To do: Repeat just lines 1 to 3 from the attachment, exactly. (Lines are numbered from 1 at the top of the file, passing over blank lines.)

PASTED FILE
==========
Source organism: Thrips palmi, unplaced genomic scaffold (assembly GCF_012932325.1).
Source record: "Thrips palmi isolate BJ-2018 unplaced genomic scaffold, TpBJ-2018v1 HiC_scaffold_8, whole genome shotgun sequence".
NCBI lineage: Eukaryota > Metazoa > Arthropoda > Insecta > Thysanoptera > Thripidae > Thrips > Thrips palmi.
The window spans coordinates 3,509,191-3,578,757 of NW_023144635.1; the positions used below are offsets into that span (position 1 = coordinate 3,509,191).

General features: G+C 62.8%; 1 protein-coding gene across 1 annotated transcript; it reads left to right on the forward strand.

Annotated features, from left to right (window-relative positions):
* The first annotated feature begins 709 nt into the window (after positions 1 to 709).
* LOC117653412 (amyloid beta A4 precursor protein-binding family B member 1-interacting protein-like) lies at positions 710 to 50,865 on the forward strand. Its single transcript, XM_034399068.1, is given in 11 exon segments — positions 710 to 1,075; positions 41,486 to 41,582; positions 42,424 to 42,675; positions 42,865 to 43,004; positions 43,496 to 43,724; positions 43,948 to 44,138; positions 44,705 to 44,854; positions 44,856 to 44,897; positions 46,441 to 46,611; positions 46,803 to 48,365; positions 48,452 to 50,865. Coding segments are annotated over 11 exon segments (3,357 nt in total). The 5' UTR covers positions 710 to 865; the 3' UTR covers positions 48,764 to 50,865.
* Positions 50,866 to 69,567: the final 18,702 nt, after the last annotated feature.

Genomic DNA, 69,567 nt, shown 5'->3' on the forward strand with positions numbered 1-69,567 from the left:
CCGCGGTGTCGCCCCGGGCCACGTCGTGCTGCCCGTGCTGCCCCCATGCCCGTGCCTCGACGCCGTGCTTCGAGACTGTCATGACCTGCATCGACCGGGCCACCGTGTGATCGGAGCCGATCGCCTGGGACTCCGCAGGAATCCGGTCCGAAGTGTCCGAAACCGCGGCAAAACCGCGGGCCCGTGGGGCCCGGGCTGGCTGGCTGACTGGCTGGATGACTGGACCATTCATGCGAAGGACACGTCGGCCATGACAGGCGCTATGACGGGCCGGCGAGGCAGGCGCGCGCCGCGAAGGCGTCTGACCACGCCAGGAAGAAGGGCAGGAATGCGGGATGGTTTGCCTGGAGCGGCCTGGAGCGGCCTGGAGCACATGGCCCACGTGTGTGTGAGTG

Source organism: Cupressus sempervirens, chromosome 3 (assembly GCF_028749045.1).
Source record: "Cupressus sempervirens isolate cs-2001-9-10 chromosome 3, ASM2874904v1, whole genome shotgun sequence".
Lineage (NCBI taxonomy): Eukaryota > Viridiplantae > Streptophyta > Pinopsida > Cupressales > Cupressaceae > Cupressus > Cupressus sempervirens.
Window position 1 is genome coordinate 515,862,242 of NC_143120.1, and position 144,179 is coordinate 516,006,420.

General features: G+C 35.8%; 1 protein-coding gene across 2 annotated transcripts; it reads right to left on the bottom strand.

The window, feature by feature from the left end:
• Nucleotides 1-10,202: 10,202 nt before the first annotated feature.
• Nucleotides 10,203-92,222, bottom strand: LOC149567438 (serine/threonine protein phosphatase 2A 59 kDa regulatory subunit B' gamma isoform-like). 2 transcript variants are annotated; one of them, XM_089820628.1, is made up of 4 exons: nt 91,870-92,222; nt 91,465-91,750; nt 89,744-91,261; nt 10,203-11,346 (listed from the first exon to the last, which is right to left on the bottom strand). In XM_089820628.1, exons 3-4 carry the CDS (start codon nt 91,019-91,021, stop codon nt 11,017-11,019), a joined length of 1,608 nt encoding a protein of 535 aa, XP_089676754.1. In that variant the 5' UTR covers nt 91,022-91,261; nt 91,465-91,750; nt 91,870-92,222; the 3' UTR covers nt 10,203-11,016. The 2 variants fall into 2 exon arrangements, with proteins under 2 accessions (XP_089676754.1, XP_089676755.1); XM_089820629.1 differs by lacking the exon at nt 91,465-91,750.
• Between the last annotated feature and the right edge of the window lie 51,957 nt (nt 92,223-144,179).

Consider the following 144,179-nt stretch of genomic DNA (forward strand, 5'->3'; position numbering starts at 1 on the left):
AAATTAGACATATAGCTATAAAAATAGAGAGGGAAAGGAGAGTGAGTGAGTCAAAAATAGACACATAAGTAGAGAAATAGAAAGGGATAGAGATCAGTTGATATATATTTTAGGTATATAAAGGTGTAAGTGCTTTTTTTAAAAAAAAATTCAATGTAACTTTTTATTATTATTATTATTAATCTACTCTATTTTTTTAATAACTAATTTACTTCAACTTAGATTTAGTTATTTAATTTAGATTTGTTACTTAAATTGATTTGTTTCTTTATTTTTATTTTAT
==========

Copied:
Source organism: Thrips palmi, unplaced genomic scaffold (assembly GCF_012932325.1).
Source record: "Thrips palmi isolate BJ-2018 unplaced genomic scaffold, TpBJ-2018v1 HiC_scaffold_8, whole genome shotgun sequence".
NCBI lineage: Eukaryota > Metazoa > Arthropoda > Insecta > Thysanoptera > Thripidae > Thrips > Thrips palmi.